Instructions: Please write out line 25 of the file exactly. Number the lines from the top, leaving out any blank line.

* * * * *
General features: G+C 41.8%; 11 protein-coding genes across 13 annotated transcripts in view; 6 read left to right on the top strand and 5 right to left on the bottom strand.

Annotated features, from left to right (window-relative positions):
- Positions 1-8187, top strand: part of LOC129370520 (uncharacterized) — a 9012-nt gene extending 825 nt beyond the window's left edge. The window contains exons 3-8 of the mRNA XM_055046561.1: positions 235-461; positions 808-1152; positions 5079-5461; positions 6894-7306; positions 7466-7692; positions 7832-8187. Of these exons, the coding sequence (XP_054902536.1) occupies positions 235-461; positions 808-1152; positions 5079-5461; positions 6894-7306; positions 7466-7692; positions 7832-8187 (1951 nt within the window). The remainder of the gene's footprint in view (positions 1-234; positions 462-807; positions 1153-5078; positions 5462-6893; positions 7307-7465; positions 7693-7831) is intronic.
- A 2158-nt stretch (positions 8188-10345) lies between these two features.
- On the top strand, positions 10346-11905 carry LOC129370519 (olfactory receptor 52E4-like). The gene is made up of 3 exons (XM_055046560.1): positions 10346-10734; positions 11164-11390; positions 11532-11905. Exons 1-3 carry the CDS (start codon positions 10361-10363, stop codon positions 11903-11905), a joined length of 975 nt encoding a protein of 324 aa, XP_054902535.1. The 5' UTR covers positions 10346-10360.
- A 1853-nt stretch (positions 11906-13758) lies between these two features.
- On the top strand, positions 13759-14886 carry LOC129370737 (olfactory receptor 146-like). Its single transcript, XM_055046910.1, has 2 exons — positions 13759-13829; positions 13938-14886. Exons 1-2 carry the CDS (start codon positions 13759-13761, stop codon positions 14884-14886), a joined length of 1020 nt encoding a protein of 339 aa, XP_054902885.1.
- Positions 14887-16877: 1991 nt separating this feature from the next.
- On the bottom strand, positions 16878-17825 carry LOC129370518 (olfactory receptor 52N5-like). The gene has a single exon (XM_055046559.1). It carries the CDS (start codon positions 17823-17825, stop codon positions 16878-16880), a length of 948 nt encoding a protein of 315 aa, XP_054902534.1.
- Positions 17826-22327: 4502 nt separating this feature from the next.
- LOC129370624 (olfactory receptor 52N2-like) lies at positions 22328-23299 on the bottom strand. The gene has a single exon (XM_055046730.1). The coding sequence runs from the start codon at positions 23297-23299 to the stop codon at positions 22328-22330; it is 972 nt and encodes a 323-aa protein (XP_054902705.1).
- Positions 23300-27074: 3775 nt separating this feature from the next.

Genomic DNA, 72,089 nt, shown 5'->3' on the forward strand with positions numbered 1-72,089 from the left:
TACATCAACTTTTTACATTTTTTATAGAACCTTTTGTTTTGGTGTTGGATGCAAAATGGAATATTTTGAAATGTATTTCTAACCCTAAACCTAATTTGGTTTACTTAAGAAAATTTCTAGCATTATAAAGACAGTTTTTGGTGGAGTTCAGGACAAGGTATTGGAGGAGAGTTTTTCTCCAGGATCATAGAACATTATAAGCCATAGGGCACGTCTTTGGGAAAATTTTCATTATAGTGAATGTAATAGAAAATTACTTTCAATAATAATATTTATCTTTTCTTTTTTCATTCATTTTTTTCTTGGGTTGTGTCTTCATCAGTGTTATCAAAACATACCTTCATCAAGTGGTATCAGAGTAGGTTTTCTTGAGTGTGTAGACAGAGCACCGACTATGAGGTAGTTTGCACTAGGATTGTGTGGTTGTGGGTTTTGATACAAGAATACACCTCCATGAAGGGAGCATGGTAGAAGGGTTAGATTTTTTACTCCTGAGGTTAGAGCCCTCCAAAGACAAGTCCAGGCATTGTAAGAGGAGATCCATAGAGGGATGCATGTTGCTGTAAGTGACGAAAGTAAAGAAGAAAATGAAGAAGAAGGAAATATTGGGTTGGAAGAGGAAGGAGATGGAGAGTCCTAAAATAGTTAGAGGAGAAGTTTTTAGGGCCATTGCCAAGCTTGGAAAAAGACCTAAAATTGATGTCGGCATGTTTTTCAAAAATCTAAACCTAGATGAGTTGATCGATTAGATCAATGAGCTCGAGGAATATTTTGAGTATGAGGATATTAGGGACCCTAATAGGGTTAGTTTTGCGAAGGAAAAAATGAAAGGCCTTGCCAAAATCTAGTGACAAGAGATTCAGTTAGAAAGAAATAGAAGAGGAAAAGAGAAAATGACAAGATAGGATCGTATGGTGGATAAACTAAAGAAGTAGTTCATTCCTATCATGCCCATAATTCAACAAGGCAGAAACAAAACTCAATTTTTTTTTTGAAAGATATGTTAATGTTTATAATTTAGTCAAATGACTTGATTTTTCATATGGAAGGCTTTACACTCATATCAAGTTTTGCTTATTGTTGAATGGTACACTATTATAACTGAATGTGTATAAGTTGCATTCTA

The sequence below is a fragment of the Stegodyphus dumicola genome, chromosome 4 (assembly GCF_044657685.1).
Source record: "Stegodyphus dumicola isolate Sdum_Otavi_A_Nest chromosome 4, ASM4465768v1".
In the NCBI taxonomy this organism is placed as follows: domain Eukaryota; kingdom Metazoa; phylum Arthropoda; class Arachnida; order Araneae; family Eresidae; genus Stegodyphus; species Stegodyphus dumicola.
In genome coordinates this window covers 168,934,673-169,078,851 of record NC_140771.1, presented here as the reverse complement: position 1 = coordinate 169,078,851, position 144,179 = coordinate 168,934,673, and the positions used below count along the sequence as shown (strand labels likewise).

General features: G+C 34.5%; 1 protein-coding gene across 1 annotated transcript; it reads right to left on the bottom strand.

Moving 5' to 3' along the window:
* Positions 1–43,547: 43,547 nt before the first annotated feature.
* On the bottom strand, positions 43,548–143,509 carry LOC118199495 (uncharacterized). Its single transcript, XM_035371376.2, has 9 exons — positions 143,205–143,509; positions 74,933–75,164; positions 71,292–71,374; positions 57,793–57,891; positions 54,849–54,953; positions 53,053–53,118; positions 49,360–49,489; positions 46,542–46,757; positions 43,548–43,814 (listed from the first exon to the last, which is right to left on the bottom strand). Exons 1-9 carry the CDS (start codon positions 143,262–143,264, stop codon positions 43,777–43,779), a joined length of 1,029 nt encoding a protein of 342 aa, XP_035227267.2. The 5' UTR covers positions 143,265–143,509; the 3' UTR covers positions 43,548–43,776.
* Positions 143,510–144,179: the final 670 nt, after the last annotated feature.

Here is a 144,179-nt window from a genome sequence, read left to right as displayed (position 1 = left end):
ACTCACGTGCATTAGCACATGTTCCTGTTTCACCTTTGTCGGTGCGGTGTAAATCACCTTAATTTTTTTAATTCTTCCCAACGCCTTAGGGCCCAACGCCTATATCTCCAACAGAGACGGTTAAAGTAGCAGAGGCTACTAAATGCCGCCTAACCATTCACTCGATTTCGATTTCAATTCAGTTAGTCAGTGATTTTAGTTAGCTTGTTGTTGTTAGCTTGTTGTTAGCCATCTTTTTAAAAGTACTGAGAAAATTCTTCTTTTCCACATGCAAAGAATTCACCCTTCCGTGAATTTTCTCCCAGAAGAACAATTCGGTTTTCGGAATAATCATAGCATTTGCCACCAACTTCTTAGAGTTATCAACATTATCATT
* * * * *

ACTCACGTGCATTAGCACATGTTCCTGTTTCACCTTTGTCGGTGCGGTGTAAATCACCTTAATTTTTTTAATTCTTCCCAACGCCTTAGGGCCCAACGCCTATATCTCCAACAGAGACGGTTAAAGTAGCAGAGGCTACTAAATGCCGCCTAACCATTCACTCGATTTCGATTTCAATTCAGTTAGTCAGTGATTTTAGTTAGCTTGTTGTTGTTAGCTTGTTGTTAGCCATCTTTTTAAAAGTACTGAGAAAATTCTTCTTTTCCACATGCAAAGAATTCACCCTTCCGTGAATTTTCTCCCAGAAGAACAATTCGGTTTTCGGAATAATCATAGCATTTGCCACCAACTTCTTAGAGTTATCAACATTATCATT